Monthly Archives: May 2013

Rachel Hayward directs Gibraltar steel band debut

Gibraltar’s first steel band made its debut in April under the direction of City PhD student Rachel Hayward. Royal Gibraltar Regimental Band Leader, Craig Philbin, aims to nurture community music-making on the Rock. Inspired by the bands he heard in Jamaica, he contacted Rachel to help initiate the project.

Rachel introduced members of the Regimental Band to traditional Trinidadian Carnival songs, ran workshops with local school children, and trained up two youth groups who then performed and won both their classes in the Rock’s Youth Music Festival. The cadets’ pipe and drum corp so wowed the adjudicator with their performance of Toots and the Maytals’ ska classic ‘Monkey Man’ that they were invited to open the gala concert the following week. Craig is now looking to treble the size of the project and fly Rachel back as soon as possible to further the cause of pan on the Rock.

Middle Eastern Ensemble perform at Rostam School, Parliament Hill School, Highgate

On Saturday 18th May 2013, City’s Middle Eastern Ensemble gave a captivating performance to an audience of students, staff and parents at the prestigious Rostam Saturday Farsi (Persian) School.

The performance included rhythmic as well as instrumental and vocal pieces. The daf frame drums, tombak goblet-shaped drum and darbuka were used in the rhythm section while the melody section was made up of more standard Western instruments: violins, clarinet, guitar and flute.

The vocal piece was based on a poem by the renowned 13-century Iranian poet, Molana (Rumi). The melody based on the ancient 17-beat cycle called “khosh-rang”, meaning “beautiful colours”,  attracted a lot of interest as did the song based on the poem by Molana.

Liam Cagney awarded Paul Sacher Foundation Scholarship

PhD student Liam Cagney has been awarded a prestigious scholarship from the Paul Sacher Foundation in Basel, Switzerland.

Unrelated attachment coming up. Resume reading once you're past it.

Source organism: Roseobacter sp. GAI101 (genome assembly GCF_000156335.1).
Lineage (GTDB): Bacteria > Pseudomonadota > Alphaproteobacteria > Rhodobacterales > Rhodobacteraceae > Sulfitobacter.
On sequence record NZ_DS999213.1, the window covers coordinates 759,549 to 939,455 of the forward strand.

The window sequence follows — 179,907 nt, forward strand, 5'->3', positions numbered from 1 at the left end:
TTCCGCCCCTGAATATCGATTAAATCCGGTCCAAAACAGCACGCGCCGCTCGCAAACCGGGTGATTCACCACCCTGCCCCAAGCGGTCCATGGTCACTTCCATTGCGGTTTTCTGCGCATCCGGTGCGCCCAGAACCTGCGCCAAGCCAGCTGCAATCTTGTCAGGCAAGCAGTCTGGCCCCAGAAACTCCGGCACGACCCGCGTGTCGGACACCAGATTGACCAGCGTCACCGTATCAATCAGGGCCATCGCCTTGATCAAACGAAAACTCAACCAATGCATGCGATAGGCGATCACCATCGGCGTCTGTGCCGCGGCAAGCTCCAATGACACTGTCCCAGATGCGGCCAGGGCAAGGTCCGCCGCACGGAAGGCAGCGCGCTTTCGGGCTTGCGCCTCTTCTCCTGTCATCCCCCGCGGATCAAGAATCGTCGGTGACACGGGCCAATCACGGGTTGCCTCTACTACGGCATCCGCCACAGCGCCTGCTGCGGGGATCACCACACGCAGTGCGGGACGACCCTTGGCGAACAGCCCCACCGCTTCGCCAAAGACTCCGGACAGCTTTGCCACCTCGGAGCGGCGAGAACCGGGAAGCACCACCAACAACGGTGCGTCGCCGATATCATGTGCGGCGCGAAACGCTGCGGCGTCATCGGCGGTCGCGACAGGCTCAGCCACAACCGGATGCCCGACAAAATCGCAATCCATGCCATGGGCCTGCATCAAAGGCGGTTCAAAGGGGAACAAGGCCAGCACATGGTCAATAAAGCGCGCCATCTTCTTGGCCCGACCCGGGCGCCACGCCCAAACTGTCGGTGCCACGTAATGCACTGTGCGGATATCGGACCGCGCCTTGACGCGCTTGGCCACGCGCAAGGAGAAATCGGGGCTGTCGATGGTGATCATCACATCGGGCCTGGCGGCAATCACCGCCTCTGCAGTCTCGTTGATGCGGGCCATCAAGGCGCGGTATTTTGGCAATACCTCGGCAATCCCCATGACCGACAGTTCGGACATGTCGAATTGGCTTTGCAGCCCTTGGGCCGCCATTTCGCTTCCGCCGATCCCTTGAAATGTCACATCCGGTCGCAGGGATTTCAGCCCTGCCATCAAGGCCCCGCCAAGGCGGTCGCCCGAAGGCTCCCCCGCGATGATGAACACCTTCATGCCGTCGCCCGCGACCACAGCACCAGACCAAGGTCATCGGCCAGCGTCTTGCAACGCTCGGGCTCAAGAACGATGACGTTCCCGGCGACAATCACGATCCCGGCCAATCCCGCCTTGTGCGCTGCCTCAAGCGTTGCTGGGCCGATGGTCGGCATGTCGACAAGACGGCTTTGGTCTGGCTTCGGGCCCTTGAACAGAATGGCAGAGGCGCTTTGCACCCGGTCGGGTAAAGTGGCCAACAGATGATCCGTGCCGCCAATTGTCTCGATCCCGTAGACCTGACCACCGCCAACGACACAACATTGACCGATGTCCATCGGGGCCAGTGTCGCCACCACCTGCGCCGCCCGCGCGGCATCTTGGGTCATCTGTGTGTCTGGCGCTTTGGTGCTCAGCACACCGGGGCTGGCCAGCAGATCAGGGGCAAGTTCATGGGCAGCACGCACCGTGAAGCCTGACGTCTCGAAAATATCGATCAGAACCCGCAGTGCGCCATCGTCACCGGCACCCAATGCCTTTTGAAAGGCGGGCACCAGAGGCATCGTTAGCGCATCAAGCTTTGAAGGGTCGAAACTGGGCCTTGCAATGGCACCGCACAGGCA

The Sacher Foundation is ‘an international research center for the music of the twentieth and twenty-first centuries, with some hundred estates and collections from leading composers and performers.’ Among the composers for whom collections are held at the Foundation are Stravinsky, Boulez, Ligeti, and Webern.

Liam will spend March and April 2014 researching the Gérard Grisey Collection at the Sacher Foundation. This research is part of Liam’s PhD project, entitled ‘The Development of French Spectral Music, 1972-1982, with a particular focus on the music of Gérard Grisey’.

In other activity, Liam recently had an article published by Sinfini Music on new music from Ireland. Featuring interviews with composers Donnacha Dennehy and Ed Bennett, the article can be read online here:

Liam also has two review articles in the May issue of Opera Magazine.

Marie Saunders presents at Symposium on “Love and Sentimentalism in Popular Music”

PhD student Marie Saunders will be taking part in a Symposium organised by the Music Department at Holloway University, to be held on 27th-28th June. The Symposium is called “Love and Sentimentalism in Popular Music”.

Marie’s contribution will form part of the “Migration, Displacement and Emplacement” session of the Symposium. The title of her paper is “Burns’ Popular Songs and a Scottish Identity”.


Christina Michael presents at Mastering the Mix symposium

PhD student Christina Michael will be presenting at the symposium MASTERING THE MIX: Interdisciplinarity in Musicology and Compositional Practice, which is going to be held on the 4th of June at Oxford Brooks University.

In the presentation Christina will focus on Manos Hadjidakis’ compositions for ancient Greek drama and the ways in which certain elements of authenticity and national identity are constantly raised. There will be a discussion over the so-called ‘Greekness’ of those works as well as a discussion on alleged relations to anterior genres of Greek music that lead to theories of musical continuity. Furthermore, there will be a specific focus on the shift of ‘art’ music to ‘popular’ on the stage of ancient Greek drama and the bridging of the chasm between the two through the creation of a new hybrid genre of music in Greece during the 1950s, that of the ‘art-popular’ tradition [entechno laiko].